I want to pick up on a topic that has become quite a priority to me in the past few weeks, as I mentioned in my last post: Women in Supply Chain. Looking at the numbers only 24% of our recent Supply Chain executive event attendees were women. Yet almost half of graduates coming out of college programs focused on Supply Chain in the U.S. are female. So where are all these talented women going, if they are not staying in Supply Chain? If Supply Chain leaders could figure out how to keep women in Supply Chain, this could go a long way to solving the current talent crisis we face, especially in the middle manager to director level where our research shows we have the largest gap.
What can be done to keep women in Supply Chain? On May 6th and 7th I attended the AWESOME Women in Supply Chain annual symposium, hosted by Johnson & Johnson. It was a truly remarkable experience to be in a room with 200 senior level women. Ann Drake, CEO of DSC Logistics, saw a need for women in Supply Chain roles to network, grow and learn and founded this organization (www.awesomeleaders.org ) in 2013. Its rapid growth to about 600 in just two years is testament to the value it provides and how it helps advance women supply chain leaders.
I left the AWESOME event with some great insights I want to share:
• More companies are starting to train all associates involved in hiring on “unconscious bias” that often gets in the way, and how to recognize and deal with it. This is especially important in the hiring process regarding diversity.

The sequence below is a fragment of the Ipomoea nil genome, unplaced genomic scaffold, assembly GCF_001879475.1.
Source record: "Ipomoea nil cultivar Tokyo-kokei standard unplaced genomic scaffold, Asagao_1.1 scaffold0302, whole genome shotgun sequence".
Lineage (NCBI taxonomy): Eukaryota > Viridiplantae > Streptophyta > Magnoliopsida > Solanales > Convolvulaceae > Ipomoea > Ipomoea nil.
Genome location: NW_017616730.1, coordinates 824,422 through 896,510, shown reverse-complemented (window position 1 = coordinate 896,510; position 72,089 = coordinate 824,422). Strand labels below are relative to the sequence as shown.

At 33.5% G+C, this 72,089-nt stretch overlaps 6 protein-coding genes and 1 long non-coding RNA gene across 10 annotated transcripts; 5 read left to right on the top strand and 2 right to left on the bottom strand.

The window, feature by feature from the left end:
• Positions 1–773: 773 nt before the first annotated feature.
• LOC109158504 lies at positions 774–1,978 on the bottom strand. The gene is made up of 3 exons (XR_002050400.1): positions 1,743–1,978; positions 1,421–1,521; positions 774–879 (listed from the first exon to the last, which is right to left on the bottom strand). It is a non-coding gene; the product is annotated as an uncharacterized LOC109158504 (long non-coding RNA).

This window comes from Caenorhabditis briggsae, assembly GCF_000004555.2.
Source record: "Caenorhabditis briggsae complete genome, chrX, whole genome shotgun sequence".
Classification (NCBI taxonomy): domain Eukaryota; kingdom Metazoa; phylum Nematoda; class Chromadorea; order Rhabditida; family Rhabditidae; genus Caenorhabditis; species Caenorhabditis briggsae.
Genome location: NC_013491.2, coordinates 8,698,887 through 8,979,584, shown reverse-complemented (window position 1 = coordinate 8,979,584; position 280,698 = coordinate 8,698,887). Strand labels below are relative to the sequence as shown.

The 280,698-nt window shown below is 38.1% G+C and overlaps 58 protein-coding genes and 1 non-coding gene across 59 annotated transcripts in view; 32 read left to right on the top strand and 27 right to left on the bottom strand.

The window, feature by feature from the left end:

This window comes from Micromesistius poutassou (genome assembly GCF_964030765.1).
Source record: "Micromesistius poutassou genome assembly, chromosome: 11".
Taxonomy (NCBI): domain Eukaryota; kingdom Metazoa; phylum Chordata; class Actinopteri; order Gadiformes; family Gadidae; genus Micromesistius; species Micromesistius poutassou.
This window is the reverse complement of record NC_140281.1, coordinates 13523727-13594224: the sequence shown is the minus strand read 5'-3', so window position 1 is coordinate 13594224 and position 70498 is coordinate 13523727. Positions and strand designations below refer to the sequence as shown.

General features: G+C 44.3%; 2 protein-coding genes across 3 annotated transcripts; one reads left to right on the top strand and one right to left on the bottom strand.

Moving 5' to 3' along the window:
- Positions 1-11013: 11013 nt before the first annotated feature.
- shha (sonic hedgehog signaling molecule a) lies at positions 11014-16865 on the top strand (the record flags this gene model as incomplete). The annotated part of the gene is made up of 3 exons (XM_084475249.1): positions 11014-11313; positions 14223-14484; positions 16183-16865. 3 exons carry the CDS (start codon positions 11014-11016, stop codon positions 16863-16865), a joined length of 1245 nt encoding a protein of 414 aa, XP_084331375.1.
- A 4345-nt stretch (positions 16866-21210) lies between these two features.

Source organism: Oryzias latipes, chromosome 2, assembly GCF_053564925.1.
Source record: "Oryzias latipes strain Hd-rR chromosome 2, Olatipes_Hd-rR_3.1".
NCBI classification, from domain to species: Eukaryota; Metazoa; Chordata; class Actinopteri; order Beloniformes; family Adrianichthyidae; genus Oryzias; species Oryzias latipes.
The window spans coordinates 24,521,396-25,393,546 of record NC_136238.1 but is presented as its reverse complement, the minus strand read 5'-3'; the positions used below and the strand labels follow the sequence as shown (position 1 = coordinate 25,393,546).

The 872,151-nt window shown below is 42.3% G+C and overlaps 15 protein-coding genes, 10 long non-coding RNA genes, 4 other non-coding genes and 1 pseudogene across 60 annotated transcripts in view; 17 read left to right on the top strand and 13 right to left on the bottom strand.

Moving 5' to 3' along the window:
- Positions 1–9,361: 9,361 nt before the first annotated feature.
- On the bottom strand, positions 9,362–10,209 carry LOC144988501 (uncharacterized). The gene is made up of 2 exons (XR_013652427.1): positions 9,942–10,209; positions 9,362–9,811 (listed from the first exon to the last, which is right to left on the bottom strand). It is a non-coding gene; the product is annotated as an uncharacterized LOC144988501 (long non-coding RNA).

• We need to be out there at all levels; from Supply Chain programs in colleges to more senior folks and promote how cool Supply Chain really is – relying on HR to tell Supply Chain’s story is risky. We must promote opportunities for women and generally the younger generation in Supply Chain roles. Education is still required – too often people think Supply Chain is just Logistics, or just Procurement.
• A panel of men shared their thoughts and I loved the comment “it’s not about equality, it’s about treating people fairly…” The discussion went on to talk about how many jobs in Supply Chain do provide flexibility for women to work different hours, have work at home days and recognize that this type of work environment can help retain top women talent, as well as millennials generally who will be seeking more flexibility.
• Having a sponsor versus mentors. In the panel discussions a few very senior level women spoke about the importance of having a sponsor to help you with your progression. This person would ideally be two levels above you and have a vested interest in supporting your progress beyond a linear type career path, and help you navigate the corporate waters.
• Women must have more confidence in themselves and their abilities. They should look for the opportunities to move into roles that they maybe don’t have the perfect experience for, but have the talent and desire. This is a great way to build out your T-Shape capabilities and become a more valuable asset to the company.
What are your thoughts? What can companies do to better leverage women in Supply Chain? What are the barriers to overcome in your organization?